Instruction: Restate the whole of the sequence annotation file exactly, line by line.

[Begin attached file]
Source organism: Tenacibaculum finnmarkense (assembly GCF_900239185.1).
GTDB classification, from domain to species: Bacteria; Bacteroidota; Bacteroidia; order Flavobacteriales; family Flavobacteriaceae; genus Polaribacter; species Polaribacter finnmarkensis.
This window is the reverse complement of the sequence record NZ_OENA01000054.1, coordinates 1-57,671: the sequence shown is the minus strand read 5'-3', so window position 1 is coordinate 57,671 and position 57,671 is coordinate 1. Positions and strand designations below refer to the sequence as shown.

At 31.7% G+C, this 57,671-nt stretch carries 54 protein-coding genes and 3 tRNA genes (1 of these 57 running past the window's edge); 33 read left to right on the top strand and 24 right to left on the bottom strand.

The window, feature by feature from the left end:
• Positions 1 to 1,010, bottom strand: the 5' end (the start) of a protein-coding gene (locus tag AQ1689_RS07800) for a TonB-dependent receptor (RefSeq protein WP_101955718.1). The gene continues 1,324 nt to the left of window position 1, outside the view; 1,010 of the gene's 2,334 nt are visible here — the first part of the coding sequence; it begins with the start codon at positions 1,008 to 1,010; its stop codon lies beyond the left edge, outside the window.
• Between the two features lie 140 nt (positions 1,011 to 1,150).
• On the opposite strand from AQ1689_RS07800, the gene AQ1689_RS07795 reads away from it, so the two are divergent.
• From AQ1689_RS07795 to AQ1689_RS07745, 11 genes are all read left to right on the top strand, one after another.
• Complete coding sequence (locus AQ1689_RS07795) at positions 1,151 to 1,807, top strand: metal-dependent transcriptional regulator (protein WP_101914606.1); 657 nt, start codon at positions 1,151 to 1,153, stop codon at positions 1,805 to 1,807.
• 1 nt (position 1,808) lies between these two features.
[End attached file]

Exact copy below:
Source organism: Tenacibaculum finnmarkense (assembly GCF_900239185.1).
GTDB classification, from domain to species: Bacteria; Bacteroidota; Bacteroidia; order Flavobacteriales; family Flavobacteriaceae; genus Polaribacter; species Polaribacter finnmarkensis.
This window is the reverse complement of the sequence record NZ_OENA01000054.1, coordinates 1-57,671: the sequence shown is the minus strand read 5'-3', so window position 1 is coordinate 57,671 and position 57,671 is coordinate 1. Positions and strand designations below refer to the sequence as shown.

At 31.7% G+C, this 57,671-nt stretch carries 54 protein-coding genes and 3 tRNA genes (1 of these 57 running past the window's edge); 33 read left to right on the top strand and 24 right to left on the bottom strand.

The window, feature by feature from the left end:
• Positions 1 to 1,010, bottom strand: the 5' end (the start) of a protein-coding gene (locus tag AQ1689_RS07800) for a TonB-dependent receptor (RefSeq protein WP_101955718.1). The gene continues 1,324 nt to the left of window position 1, outside the view; 1,010 of the gene's 2,334 nt are visible here — the first part of the coding sequence; it begins with the start codon at positions 1,008 to 1,010; its stop codon lies beyond the left edge, outside the window.
• Between the two features lie 140 nt (positions 1,011 to 1,150).
• On the opposite strand from AQ1689_RS07800, the gene AQ1689_RS07795 reads away from it, so the two are divergent.
• From AQ1689_RS07795 to AQ1689_RS07745, 11 genes are all read left to right on the top strand, one after another.
• Complete coding sequence (locus AQ1689_RS07795) at positions 1,151 to 1,807, top strand: metal-dependent transcriptional regulator (protein WP_101914606.1); 657 nt, start codon at positions 1,151 to 1,153, stop codon at positions 1,805 to 1,807.
• 1 nt (position 1,808) lies between these two features.